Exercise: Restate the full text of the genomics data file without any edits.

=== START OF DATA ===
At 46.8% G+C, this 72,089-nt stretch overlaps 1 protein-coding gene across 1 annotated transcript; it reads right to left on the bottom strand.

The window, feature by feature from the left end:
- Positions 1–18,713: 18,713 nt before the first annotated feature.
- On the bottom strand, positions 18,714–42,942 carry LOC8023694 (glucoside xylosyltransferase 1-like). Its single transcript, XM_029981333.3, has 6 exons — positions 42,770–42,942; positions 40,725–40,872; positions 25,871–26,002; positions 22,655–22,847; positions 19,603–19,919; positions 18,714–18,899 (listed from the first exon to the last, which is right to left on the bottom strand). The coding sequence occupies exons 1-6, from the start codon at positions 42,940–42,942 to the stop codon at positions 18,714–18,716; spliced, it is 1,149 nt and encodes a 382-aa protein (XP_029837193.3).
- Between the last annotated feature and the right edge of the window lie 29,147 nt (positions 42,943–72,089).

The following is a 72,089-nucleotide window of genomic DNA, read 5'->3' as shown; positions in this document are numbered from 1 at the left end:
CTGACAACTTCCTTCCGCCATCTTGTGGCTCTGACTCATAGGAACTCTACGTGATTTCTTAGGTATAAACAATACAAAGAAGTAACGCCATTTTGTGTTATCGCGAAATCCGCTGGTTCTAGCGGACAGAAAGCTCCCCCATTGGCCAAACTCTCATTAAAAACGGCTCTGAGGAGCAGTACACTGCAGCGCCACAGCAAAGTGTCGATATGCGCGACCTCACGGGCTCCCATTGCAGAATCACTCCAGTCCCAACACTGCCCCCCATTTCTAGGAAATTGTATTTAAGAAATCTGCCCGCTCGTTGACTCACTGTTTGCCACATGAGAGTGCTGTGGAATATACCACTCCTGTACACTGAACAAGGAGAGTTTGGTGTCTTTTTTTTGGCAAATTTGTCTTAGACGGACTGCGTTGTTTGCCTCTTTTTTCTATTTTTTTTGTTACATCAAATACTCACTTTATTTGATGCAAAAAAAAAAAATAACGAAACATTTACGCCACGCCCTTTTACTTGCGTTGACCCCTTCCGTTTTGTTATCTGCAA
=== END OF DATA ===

At 46.8% G+C, this 72,089-nt stretch overlaps 1 protein-coding gene across 1 annotated transcript; it reads right to left on the bottom strand.

The window, feature by feature from the left end:
- Positions 1–18,713: 18,713 nt before the first annotated feature.
- On the bottom strand, positions 18,714–42,942 carry LOC8023694 (glucoside xylosyltransferase 1-like). Its single transcript, XM_029981333.3, has 6 exons — positions 42,770–42,942; positions 40,725–40,872; positions 25,871–26,002; positions 22,655–22,847; positions 19,603–19,919; positions 18,714–18,899 (listed from the first exon to the last, which is right to left on the bottom strand). The coding sequence occupies exons 1-6, from the start codon at positions 42,940–42,942 to the stop codon at positions 18,714–18,716; spliced, it is 1,149 nt and encodes a 382-aa protein (XP_029837193.3).
- Between the last annotated feature and the right edge of the window lie 29,147 nt (positions 42,943–72,089).

The following is a 72,089-nucleotide window of genomic DNA, read 5'->3' as shown; positions in this document are numbered from 1 at the left end:
CTGACAACTTCCTTCCGCCATCTTGTGGCTCTGACTCATAGGAACTCTACGTGATTTCTTAGGTATAAACAATACAAAGAAGTAACGCCATTTTGTGTTATCGCGAAATCCGCTGGTTCTAGCGGACAGAAAGCTCCCCCATTGGCCAAACTCTCATTAAAAACGGCTCTGAGGAGCAGTACACTGCAGCGCCACAGCAAAGTGTCGATATGCGCGACCTCACGGGCTCCCATTGCAGAATCACTCCAGTCCCAACACTGCCCCCCATTTCTAGGAAATTGTATTTAAGAAATCTGCCCGCTCGTTGACTCACTGTTTGCCACATGAGAGTGCTGTGGAATATACCACTCCTGTACACTGAACAAGGAGAGTTTGGTGTCTTTTTTTTGGCAAATTTGTCTTAGACGGACTGCGTTGTTTGCCTCTTTTTTCTATTTTTTTTGTTACATCAAATACTCACTTTATTTGATGCAAAAAAAAAAAATAACGAAACATTTACGCCACGCCCTTTTACTTGCGTTGACCCCTTCCGTTTTGTTATCTGCAA